This book is aimed squarely at Excel users who want to harness the power of the VBA language in their Excel applications. At all times, the VBA language is presented in the context of Excel, not just as a general application programming language. The Primer has been written for those who are new to VBA programming and the Excel object model. It introduces the VBA language and the features of the language that are common to all VBA applications. It explains the relationship between collections, objects, properties, methods, and events and shows how to relate these concepts to Excel through its object model. It also shows how to use the Visual Basic Editor and its multitude of tools, including how to obtain help. The middle section of the book takes the key objects in Excel and shows, through many practical examples, how to go about working with those objects. The techniques presented have been developed through the exchange of ideas of many talented Excel VBA programmers over many years and show the best way to gain access to workbooks, worksheets, charts, ranges, and so on. The emphasis is on efficiencyathat is, how to write code that is readable and easy to maintain and that runs at maximum speed. In addition, the chapters devoted to accessing external databases detail techniques for accessing data in a range of formats. The final four chapters of the book address the following advanced issues: linking Excel to the Internet, writing code for international compatibility, programming the Visual Basic Editor, and how to use the functions in the Win32 API (Windows 32-bit Application Programming Interface).Keep in mind that when Excel infers a schema for you, the source XML document is automatically rendered read-only. ... a scenario where creating a custom XML map will help you build a simple data entry template for employee invoices.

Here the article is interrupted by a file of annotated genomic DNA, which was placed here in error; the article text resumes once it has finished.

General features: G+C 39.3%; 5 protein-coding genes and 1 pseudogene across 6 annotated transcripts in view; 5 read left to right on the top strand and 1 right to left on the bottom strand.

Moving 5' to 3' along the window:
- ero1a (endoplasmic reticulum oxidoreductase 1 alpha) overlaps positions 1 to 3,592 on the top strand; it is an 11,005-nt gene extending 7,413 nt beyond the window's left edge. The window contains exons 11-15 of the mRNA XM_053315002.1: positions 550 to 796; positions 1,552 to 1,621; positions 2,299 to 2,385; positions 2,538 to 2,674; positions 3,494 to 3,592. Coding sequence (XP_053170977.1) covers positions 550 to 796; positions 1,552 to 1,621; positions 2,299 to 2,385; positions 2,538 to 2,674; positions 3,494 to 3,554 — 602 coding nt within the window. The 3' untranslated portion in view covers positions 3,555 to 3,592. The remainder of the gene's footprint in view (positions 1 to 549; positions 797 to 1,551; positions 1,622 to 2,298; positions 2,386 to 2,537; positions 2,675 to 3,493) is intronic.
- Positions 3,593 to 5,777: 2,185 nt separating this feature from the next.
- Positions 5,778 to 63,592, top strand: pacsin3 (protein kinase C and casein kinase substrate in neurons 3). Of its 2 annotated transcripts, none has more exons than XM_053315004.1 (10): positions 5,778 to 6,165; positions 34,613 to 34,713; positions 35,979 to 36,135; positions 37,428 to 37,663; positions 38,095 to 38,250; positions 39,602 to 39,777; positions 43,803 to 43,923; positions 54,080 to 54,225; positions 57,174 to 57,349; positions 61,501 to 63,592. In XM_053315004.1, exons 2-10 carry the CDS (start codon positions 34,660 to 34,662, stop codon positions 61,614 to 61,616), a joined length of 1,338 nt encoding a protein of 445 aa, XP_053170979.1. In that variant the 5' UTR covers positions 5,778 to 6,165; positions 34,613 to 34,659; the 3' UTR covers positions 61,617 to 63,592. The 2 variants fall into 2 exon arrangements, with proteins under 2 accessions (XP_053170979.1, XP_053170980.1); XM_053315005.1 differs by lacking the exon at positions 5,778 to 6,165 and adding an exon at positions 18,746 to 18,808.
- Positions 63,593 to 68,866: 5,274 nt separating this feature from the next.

|Title||:||Excel 2007 VBA Programmer's Reference|
|Author||:||John Green, Stephen Bullen, Rob Bovey, Michael Alexander|
|Publisher||:||John Wiley & Sons - 2011-08-10|